When you can’t count on the government, schools, or dubiously funded clinics for medically accurate and comprehensive sex education, you can still count on Judy Blume.
Known for arresting truthfulness in nineteen young adult novels, Blume’s characters wrestle not only with the usual friendship and family heartaches, but also with puberty, masturbation, sex, and developing bodies—all with an accuracy that’s made Blume, in her own words, “one of the most banned writers in the Americas” for nearly 40 years.
In a society dragged down by an avalanche of abstinence-only funding that strong-arms sex education into banishing the mention of, say, contraception or self-pleasure, Blume’s affirmation that sex changes are part of the lives of teenagers is, amazingly, a radical act.
That she’s one of the few prominent voices admitting such a thing is not a responsibility Blume takes lightly. Two of Blume’s most popular novels—her 1970 breakout book, Are You There God? It’s Me, Margaret and 1975’s Forever—are published today with textual updates, promising young readers modern health information.
Roe is gone. The chaos is just beginning.
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Margaret is remembered—and heavily censored—because of the 12-year-old protagonist’s anxiety about when she’ll get her period. By the end of the book, when Margaret indeed menstruates, she has no trouble hooking her sanitary napkin to a belt underneath her clothes, because she’s practiced for months.
Ah yes, the belt. Dated hygiene technology baffled young readers since at least the early 1980s, but things have changed: since 1998, Margaret no longer uses a menstruation belt. She’s got herself some adhesive disposable pads.
While making the text accessible to adolescents, the update wasn’t without controversy; some ardent fans decried the changes as tampering with a classic. Blume justified the change as a minimal loss with great benefit of better communicating with today’s readers.
“No one uses belts any more,” Blume told The Providence Phoenix in 1998 “Half the mothers haven't used them. [Contemporary readers] have to go to their grandmothers.”
Forever is another Blume novel touched with up-to-date health information—and its stakes are higher than simple clarity.
Aimed for an older audience than Margaret, Forever was written as Blume’s response to her daughter’s simple request: she wanted to see a story about teenagers who had sex without being punished by grisly abortions, miscarriages, or deaths.
“I wanted to present another kind of story—one in which two seniors in high school fall in love, decide together to have sex, and act responsibly,” Blume writes on her website.
Forever’s Katherine and Michael seriously talk about their decision before they have sex, and after a visit to a health clinic, Katherine receives a birth control prescription.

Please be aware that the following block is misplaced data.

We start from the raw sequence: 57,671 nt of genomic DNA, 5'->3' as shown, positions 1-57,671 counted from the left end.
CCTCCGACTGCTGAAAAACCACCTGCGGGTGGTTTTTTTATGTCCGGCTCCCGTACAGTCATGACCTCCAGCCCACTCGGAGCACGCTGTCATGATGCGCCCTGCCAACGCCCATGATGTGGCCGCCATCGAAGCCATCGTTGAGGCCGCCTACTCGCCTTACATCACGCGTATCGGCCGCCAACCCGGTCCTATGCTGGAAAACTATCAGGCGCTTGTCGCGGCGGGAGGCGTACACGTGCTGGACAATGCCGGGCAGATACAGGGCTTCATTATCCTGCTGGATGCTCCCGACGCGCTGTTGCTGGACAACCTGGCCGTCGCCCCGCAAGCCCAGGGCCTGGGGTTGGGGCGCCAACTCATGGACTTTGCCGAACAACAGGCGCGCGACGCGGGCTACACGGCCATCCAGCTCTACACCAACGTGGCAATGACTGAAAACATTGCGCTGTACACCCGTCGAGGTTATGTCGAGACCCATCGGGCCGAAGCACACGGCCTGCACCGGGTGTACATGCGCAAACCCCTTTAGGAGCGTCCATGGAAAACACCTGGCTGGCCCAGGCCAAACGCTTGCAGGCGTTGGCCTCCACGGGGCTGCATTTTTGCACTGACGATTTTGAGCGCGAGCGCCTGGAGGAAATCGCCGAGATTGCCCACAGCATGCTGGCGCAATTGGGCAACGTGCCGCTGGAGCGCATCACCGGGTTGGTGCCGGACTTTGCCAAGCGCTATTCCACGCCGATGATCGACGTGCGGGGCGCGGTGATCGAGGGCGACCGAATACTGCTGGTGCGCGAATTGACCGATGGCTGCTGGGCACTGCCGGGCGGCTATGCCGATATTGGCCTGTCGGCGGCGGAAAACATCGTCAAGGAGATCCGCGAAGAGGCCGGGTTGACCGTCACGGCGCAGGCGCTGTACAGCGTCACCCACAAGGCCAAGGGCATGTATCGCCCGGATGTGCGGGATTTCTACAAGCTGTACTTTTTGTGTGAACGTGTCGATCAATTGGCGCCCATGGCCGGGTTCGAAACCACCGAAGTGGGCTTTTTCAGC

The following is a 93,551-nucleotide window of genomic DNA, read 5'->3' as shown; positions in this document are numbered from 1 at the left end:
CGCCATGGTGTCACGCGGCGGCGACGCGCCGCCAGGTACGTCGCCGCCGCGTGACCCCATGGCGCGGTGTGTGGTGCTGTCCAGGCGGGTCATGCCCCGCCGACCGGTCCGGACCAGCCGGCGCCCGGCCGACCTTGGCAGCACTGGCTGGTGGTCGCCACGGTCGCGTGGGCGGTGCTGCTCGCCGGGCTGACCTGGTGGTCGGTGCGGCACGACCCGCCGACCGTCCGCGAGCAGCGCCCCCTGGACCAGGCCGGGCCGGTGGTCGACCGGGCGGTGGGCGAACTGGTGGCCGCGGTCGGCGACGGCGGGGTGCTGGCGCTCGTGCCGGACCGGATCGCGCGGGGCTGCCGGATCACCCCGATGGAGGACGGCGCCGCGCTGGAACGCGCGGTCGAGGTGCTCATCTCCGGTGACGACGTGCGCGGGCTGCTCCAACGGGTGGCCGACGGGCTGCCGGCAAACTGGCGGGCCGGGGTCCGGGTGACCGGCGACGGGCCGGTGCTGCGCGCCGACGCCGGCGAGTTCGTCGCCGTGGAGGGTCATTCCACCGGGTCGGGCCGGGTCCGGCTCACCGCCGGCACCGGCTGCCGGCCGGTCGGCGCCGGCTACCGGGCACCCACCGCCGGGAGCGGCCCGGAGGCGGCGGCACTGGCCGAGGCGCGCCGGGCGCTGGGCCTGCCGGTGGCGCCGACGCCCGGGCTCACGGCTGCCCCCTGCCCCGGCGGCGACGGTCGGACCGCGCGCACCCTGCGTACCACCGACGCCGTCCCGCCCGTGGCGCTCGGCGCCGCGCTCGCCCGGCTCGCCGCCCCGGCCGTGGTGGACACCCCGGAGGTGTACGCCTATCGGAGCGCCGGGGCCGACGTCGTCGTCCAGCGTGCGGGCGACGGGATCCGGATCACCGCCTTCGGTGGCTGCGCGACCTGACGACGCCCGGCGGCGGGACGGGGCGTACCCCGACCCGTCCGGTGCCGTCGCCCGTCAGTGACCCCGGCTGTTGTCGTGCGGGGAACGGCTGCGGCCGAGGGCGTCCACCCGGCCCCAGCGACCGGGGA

It’s that scene that Blume refers to in a one-page preface added to recent editions of the book.
“The seventies were a time when sexual responsibility meant preventing unwanted pregnancy. Today, sexual responsibility also means preventing sexually transmitted diseases, including HIV/AIDS. In this book Katherine visits a clinic and is given a prescription for The Pill. Today, she would be told it is essential to use a condom along with any other method of birth control. If you’re going to become sexually active, then you have to take responsibility for your own actions. So get the facts first.”
The preface refers readers to the websites of Planned Parenthood and Sex, Etc., a by-teens-for-teens online magazine.
Thanks to the young couple that has loving sex with the responsible use of contraception, Forever was the eighth most banned book in the U.S. in the 1990s, according to the American Library Association.
Despite censorship since its publication, it still managed to sell 3.5 million copies worldwide in three decades, according to The Guardian.
In an interview with Teenwire, Blume reflects on what might be so alarming about the book.
“If there's anything groundbreaking about (Forever),” Blume said, “maybe it's that they're sexually responsible. Or maybe it's that Katherine enjoys her sexuality. There are still people who are bothered by that today.”
Efforts to silence Blume through censorship parallel the silencing of potentially life-saving information in abstinence-only sex education—and Blume’s readers are targeted by both, ostensibly for their own good. And the moment is being pushed to its crisis.
"The 70s was a much more open decade in America," Blume told The Guardian. "Forever was used in several school programs then, helping to spur discussions of sexual responsibility. This would never happen today. How are young people supposed to make thoughtful decisions if they don't have information and no one is willing to talk with them? Girls and boys have to learn to say 'no' or 'not without a condom' without fear.”